Long Distance Move – Top Five Safety Tips

Full article 7 min read

If you are planning to move, especially a large home, it is important for you to find a great mover.

With LongDistanceMoving, you can find the right mover for your long distance move. However, even with a great moving company on your side, you will have a certain amount of clearing out, cleaning up, and, yes, moving that you will have to do as well.

Often, you are showing your home to potential buyers while also preparing for your relocation. That means you may be packing boxes in the evenings and moving them out to the garage or to a storage area.

Or you are unpacking and found that the box you thought you wanted in your office is not needed anymore and should be stored.  Or the box of books that used to live in your study is now going into storage. Whatever the case, there will be times even during a professional transportation when you will be the one doing the heavy lifting.


Relocation Is All about Having a Good Plan!

Here then are some tips to help you ensure that your long distance move is safe from start to finish.

1. Planning Is Everything

While we all know that plans often change, especially during a huge transition, the planning process is still important. Thus one of the biggest things you should do whenever you are packing, unpacking, or otherwise working on your move is planning ahead.

Moving safety is often a product of good preparation and organization. Use your head (and your eyes, and checklists, and other tools) before using your muscles.

Don’t just grab a box and lift it unless you know how heavy it is, where it is going, and how it will get there. If something is stuck, don’t force it—that is a good way to damage the item, the space, and your back. Take a breath. Evaluate. See if there is a way to turn the item to easily maneuver it, or if there is another exit it can go through.

2. Proper Weight Properly Distributed

When packing, always ensure you have a combination of heavy and light objects in each box. See to it that boxes all weigh less than 50 pounds.

Use lighter objects like pillows, sheets, and towels to fill in spaces in boxes so that heavier objects like books don’t shift and become out of balance during transit.

Squat down and lift with your legs rather than bending and lifting with your back to avoid injury.

3. The Right Tool for the Job

Don’t try to manhandle heavier pieces if you are putting things in storage before the move. Rent or borrow proper equipment to help in moving larger, heavier items.

A dolly or gliders can help prevent you from carrying heavy items long distances. A ramp on the stairs may be very helpful as well. Straps can help with lifting large or unwieldy items. And a hand truck will prove to be one of your most valuable assets. Many of these can be rented from a company or borrowed from a friend or neighbor.


4. Clear a Path

If you are packing the house prior to moving day, it may be tempting to pack things and leave them wherever they land.

Creating paths and keeping spaces free of obstructions will ensure that you have a more accident-free experience.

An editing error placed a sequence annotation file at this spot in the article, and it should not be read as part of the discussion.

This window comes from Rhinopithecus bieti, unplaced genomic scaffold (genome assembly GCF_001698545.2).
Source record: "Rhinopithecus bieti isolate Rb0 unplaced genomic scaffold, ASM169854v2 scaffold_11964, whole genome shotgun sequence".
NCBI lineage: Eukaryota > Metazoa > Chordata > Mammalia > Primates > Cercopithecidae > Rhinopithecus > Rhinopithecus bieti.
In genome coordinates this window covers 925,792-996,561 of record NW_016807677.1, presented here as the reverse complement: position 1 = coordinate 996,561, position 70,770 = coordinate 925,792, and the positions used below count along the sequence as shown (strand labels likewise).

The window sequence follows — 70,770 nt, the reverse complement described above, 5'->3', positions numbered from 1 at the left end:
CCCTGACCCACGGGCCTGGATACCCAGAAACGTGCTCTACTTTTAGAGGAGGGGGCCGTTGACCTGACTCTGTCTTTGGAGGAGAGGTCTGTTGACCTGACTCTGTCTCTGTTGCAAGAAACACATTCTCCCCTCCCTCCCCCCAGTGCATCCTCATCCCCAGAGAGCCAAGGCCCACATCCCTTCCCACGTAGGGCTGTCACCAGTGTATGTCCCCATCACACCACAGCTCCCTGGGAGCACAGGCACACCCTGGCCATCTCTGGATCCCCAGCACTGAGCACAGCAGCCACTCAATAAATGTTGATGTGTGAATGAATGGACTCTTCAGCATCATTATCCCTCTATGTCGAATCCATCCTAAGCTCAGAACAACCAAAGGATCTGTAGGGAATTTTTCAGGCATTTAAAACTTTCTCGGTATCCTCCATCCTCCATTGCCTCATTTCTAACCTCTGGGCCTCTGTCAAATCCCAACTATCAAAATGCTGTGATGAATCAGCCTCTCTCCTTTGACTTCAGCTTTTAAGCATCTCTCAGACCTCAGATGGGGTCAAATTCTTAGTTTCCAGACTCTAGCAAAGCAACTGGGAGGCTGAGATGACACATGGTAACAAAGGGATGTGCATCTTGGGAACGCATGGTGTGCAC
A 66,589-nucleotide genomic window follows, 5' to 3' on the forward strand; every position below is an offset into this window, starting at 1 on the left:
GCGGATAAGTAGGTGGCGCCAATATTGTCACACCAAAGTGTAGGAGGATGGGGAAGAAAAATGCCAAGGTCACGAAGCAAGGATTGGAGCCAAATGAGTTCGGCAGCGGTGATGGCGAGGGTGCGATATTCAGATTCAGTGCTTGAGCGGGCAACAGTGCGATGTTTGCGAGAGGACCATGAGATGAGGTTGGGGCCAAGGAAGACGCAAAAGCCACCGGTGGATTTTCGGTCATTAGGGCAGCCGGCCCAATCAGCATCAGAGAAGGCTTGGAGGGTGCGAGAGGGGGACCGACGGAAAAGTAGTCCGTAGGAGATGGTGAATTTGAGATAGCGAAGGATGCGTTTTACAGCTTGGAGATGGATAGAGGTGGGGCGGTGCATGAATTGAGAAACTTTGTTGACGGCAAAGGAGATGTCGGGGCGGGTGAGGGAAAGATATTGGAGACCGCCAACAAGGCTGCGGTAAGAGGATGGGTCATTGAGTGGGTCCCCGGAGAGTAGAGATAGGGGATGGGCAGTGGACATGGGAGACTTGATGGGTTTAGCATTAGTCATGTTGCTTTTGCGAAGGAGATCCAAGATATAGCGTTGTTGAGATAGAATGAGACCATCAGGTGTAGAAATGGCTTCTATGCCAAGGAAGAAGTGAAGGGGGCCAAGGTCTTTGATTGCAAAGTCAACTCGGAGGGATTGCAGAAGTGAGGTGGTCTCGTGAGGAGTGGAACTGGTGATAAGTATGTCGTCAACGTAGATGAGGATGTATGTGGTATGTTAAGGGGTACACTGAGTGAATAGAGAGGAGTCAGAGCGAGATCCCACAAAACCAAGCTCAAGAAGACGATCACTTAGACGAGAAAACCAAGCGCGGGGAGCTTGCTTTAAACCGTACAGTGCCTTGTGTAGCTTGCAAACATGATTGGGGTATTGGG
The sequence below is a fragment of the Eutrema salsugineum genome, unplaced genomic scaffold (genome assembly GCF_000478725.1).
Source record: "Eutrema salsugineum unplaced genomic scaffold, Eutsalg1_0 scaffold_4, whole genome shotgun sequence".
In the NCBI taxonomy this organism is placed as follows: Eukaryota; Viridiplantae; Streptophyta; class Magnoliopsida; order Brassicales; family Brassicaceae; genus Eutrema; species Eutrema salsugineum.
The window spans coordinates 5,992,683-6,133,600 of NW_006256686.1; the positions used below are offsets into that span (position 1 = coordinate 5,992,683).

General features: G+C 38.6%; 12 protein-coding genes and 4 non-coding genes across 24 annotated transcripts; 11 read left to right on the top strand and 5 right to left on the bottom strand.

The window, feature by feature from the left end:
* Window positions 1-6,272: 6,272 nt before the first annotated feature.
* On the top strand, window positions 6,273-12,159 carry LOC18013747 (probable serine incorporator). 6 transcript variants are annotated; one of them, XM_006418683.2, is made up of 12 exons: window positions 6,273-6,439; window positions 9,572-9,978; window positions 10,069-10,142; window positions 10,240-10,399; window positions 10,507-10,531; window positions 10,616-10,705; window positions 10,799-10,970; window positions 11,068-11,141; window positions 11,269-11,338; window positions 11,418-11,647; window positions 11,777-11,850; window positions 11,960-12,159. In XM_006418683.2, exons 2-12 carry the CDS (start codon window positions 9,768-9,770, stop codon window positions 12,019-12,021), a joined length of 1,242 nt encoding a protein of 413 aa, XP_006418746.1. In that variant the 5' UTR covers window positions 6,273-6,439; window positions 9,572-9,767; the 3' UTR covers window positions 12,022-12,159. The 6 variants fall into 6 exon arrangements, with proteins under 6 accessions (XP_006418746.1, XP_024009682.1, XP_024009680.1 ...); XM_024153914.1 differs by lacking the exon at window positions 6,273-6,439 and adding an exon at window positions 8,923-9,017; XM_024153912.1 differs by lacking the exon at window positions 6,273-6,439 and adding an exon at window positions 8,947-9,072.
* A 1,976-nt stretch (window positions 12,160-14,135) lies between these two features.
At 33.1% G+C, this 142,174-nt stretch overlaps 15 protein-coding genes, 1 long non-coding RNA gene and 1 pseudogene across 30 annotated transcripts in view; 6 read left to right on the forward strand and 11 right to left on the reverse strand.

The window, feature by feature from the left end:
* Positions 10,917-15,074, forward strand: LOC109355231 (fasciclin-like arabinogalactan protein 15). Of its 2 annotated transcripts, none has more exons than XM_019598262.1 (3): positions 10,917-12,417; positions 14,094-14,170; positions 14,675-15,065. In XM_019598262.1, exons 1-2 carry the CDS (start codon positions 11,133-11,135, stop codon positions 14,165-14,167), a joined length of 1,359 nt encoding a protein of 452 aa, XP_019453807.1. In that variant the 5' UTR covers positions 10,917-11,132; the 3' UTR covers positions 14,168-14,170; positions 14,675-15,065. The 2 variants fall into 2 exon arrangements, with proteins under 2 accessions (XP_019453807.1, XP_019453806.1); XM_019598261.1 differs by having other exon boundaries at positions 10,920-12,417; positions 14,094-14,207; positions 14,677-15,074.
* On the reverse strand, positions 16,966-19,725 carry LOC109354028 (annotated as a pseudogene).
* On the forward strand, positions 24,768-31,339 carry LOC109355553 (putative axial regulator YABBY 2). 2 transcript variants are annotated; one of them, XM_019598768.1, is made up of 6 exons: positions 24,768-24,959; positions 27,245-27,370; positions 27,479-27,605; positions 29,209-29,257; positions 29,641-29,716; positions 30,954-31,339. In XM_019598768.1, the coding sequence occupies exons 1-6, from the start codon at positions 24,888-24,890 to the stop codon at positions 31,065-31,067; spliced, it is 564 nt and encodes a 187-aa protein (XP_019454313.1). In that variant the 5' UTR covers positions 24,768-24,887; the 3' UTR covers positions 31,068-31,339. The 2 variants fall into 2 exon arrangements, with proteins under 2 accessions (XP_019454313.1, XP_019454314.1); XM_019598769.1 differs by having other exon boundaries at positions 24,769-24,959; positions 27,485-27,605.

Don’t be tempted to fill a hallway or stair landing with boxes. Although it’s an unused space, it may slow down or obstruct movers as they are trying to get larger pieces on the truck first.

Also, check outside, especially if you are moving during inclement weather. Make sure the areas where the truck will be loaded and unloaded are clear and free of obstructions. Slippery path, uneven pavement or intrusive landscaping is a potential cause of accidents.

The more free space you have, the more room there is to maneuver. This can help ensure the safety of your valuables as well as your movers.

5. Keep away

If at all possible, keep children and pets away from the scene of the action during packing and unpacking and on moving day.

If possible, allow them to stay with friends or family so that they are not underfoot. This is safer for them as well as for you and your movers.

Moving can be a stressful situation when pets and children often become upset or unruly, sensing the stress in the environment.

If you are unable to send your children and pets to another house during the process, at least limit their mobility to one room like a playroom or TV room. Then make that room either the first or last one packed. That way they can have a comfortable place to stay for the duration and you can have more peace of mind.

Long distance move is a big undertaking and it can be a challenge. But, if you are careful both in the preparations you make and the time you take to complete tasks, you can ensure that it goes smoothly.

And when it is time to choose a mover, contact us at longdistancemoving.com. We pre-screen professional movers who are rigorously educated in safety processes and procedures, who use top-notch equipment, and know how to ensure a safe and pleasant moving experience.

Fill out our Quote Finder (top of the page) and let us match you with a great moving company today!


Written by

Alex Sherr is the founder of Long Distance Moving, a blog that provides moving information and resources for people who are relocating. He has more than two decades of experience in the moving and relocation industry, and he is passionate about helping people relocate smoothly and efficiently. When he's not writing or blogging, Alex enjoys spending time with his wife and two young children.